While Bush is the only major candidate seeking the 2004 GOP nomination, he cannot officially become the nominee until this summer.
(CNN) -- It's not official for another seven-plus months, but George W. Bush's coronation as the Republican party's 2004 presidential nominee is in the bag.
Adhering to decades' worth of customs and rules, this year the Republicans will conduct a series of local, district and state-level primaries, caucuses and meetings to select national convention delegates who, in turn, will decide the party's presidential nominee.
Barring an unprecedented turn of events, this highly bureaucratic but hardly dramatic process will have no bearing on the end result: Bush representing the Republicans on the November 2 general election ballot.
Much like his Democratic counterparts, the incumbent president must be formally nominated at the Republican national convention, set for August 30 through September 2 in New York. But unlike his opposition, the former Texas governor holds every possible advantage in the "race" for his party's presidential nomination.
The most obvious: Bush faces no real Republican competition.
His father, the country's 41st president, faced an in-house challenge from Pat Buchanan for a second straight GOP nomination in 1992. But no Republican has stepped up against the younger Bush, giving him free reign to his party's supporters and their pocketbooks.
When the new year began, the Bush/Cheney '04 campaign team had raised more than $130 million, with $99 million ready-to-spend. So if a serious GOP challenger did appear out of thin air, they'd be at a huge disadvantage. (Full story)
More likely, Bush will have most all that money -- plus the tens of millions more dollars he is expected to accrue in the coming months -- on-hand this summer.
And while Democrats typically award delegates "proportionally" (divvying up delegates to multiple candidates based on vote percentage), most GOP primaries are "winner-take-all" -- a nice bonus if you are, as should often be the case for Bush, the only legitimate name on the ballot.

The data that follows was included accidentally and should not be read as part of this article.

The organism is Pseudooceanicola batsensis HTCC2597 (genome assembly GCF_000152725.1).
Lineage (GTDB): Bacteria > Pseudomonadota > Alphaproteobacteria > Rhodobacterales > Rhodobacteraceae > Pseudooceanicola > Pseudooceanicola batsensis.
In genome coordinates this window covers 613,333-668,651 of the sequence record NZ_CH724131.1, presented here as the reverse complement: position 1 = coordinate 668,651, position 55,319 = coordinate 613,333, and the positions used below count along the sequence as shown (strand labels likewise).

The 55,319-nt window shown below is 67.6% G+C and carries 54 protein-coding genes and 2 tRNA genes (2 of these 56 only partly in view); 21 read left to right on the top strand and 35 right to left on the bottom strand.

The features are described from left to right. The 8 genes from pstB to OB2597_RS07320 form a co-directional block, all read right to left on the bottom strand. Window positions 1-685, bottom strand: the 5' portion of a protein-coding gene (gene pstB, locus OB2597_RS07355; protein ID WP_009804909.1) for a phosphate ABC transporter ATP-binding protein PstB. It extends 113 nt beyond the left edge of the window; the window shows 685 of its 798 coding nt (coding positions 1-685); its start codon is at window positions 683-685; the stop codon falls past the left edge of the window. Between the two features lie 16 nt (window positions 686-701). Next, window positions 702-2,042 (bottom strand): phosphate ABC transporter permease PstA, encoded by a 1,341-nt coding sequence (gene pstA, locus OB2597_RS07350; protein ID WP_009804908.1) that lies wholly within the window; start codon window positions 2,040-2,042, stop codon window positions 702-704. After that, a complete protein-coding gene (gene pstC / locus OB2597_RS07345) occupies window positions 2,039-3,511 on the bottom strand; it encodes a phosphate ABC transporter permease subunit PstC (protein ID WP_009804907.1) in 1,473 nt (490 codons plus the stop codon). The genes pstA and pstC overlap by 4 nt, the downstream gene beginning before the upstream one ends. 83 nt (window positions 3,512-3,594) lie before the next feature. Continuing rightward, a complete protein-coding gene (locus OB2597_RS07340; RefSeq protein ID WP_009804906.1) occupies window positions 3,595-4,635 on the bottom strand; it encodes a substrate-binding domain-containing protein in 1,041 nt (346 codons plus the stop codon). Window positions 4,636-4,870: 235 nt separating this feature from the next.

Still, process is process, and each state's official GOP organization -- with the approval of the Republican National Committee -- has specific, if varying guidelines to determine how delegates and, in turn, the party's 2004 presidential nominee will be chosen.
Many GOP primaries and caucuses -- like those in Iowa and New Hampshire this January and in 10 states on March 2 -- will be held on the same date and, in some cases, the same locations as the corresponding Democratic presidential races.
Yet Bush's dominance in GOP circles has prompted numerous state parties to tweak their national convention delegate selection plans.
Some state Republican parties will forgo primaries and caucuses altogether, instead picking a full slate of delegates at county, district and, in some cases, state conventions. Delaware, for instance, will hold a Democratic presidential primary on February 3 but will not hold a GOP primary, instead choosing its delegates at the May 13 state Republican convention.
In several states, such as Hawaii and Maine, local caucuses won't be held on one day -- as is typical for contested primaries and caucuses, in which organizers hope to promote voter turnout and benefit from government funding. Instead, the caucuses will be run exclusively (and sporadically) by local GOP organizations over several weeks.
Some delegates dispatched to New York by several states' GOP parties, including Alaska and Arizona, can make up their own mind at the convention and vote for anyone for the party's presidential nomination. But these unpledged delegates -- in the unlikely case they decide not to back Bush -- will be far outnumbered by those obligated and inclined to support the incumbent president.
In fact, the former Texas governor is already ahead.
Weeks before John Kerry, John Edwards, Howard Dean or any other Democrats could earn a single delegate, the state Republican party in South Carolina threw its support -- and that of its 46 delegates -- behind George W. Bush.